On the design of sustainable cities: Local traffic pollution and urban structureKyriakopoulou, Efthymia; Picard, Pierre M.
This paper investigates the impact of local traffic pollution on the formation of residential and business districts. While firms benefit from local production externalities, households commute to their workplaces with private vehicles and exert a local pollution externality on the residents living along the urban transport networks. The spatial location of firms and residents endogenously results from the trade-off between the production and pollution externalities and the commuting costs. The analysis shows that in monocentric cities the benefits associated with a fall in per-vehicle pollution are absorbed by rents paid to absentee landlords. When a city includes business and residential districts as well as a district mixing both agents, a lower per-vehicle pollution enlarges the residential districts and shifts the business districts closer to the geographical center of the city. The paper finally studies the optimal city structure. The first-best policies that fully internalize the externalities still foster business agglomeration.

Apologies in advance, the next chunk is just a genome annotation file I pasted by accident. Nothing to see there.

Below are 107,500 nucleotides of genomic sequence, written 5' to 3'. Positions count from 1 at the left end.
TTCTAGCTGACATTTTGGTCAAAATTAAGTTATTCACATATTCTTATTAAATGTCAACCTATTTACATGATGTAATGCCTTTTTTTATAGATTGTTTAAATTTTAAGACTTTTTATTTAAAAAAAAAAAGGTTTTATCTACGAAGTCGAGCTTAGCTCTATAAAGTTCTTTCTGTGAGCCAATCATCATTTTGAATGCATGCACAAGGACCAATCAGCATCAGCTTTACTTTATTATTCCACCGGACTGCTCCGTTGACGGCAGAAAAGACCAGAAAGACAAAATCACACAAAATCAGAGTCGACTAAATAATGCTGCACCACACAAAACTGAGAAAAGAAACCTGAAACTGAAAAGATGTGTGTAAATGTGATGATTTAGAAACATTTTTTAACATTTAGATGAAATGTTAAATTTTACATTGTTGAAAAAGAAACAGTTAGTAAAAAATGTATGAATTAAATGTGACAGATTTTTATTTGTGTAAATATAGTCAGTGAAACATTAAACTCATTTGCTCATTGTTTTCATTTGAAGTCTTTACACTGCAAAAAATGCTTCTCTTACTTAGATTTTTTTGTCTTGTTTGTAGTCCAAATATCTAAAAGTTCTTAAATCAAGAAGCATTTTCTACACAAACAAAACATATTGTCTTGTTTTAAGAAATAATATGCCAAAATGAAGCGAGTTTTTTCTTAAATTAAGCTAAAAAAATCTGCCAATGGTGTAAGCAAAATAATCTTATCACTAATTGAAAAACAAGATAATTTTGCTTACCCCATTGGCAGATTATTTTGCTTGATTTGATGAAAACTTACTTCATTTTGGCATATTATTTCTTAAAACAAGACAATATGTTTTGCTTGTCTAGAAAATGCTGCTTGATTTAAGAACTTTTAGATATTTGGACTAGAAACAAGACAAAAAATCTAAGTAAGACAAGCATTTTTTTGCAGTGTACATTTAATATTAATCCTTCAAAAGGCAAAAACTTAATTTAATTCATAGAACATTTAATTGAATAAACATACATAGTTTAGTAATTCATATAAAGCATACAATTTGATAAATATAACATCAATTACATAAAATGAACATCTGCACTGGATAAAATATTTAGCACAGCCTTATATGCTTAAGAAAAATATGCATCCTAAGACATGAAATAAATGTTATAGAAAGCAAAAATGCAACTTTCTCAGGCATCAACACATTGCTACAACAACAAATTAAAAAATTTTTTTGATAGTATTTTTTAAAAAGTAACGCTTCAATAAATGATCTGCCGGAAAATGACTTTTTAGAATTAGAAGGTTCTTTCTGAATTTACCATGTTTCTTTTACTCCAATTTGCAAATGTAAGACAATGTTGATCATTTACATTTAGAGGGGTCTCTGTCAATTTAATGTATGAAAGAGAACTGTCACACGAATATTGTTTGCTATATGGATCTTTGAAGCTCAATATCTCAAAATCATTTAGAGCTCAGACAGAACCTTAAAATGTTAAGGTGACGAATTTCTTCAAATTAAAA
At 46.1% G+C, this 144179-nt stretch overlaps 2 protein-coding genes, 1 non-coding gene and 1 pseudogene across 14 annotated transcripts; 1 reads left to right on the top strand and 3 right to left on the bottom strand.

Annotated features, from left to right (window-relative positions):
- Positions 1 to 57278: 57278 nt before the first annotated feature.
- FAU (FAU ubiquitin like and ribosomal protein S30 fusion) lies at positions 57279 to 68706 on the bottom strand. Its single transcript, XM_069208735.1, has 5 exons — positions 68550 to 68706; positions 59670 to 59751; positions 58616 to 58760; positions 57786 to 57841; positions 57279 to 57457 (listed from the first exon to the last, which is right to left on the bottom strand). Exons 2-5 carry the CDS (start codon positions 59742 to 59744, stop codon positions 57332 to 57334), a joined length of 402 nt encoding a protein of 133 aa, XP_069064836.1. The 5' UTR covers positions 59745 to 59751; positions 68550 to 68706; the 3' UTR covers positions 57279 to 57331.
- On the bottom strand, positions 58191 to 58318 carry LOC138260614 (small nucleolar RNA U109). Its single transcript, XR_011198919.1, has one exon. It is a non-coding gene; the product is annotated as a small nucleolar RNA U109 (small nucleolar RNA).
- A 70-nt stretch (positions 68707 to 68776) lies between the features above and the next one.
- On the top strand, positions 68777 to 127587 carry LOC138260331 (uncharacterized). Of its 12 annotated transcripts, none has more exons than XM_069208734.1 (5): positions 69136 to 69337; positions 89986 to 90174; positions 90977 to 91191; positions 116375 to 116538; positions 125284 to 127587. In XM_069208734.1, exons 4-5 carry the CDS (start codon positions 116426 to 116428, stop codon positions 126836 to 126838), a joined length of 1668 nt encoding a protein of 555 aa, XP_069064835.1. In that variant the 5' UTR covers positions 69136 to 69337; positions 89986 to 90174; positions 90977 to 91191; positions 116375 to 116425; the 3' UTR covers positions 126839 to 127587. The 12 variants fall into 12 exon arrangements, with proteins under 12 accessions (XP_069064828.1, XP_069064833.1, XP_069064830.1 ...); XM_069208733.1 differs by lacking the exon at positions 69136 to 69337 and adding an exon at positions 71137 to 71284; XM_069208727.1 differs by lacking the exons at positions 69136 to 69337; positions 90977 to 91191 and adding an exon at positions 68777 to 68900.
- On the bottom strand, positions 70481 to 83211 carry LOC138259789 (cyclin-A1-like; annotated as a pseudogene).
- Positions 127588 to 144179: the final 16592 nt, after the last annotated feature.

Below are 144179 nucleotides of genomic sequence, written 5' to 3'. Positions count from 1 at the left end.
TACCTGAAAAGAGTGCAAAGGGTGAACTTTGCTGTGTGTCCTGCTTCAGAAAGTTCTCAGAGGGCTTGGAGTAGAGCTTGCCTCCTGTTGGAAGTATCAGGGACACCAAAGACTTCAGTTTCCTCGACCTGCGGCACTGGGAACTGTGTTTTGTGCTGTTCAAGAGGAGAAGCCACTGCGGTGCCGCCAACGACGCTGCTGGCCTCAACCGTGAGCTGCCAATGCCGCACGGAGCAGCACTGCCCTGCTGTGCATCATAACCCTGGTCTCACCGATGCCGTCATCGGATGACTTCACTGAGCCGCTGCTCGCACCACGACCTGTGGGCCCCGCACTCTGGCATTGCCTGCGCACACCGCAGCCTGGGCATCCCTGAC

KeywordsLocal pollution; Urban structure; Commuting
Published inJournal of Environmental Economics and Management
2021, volume: 107, article number: 102443
Sustainable Development Goals
SDG11 Sustainable cities and communities
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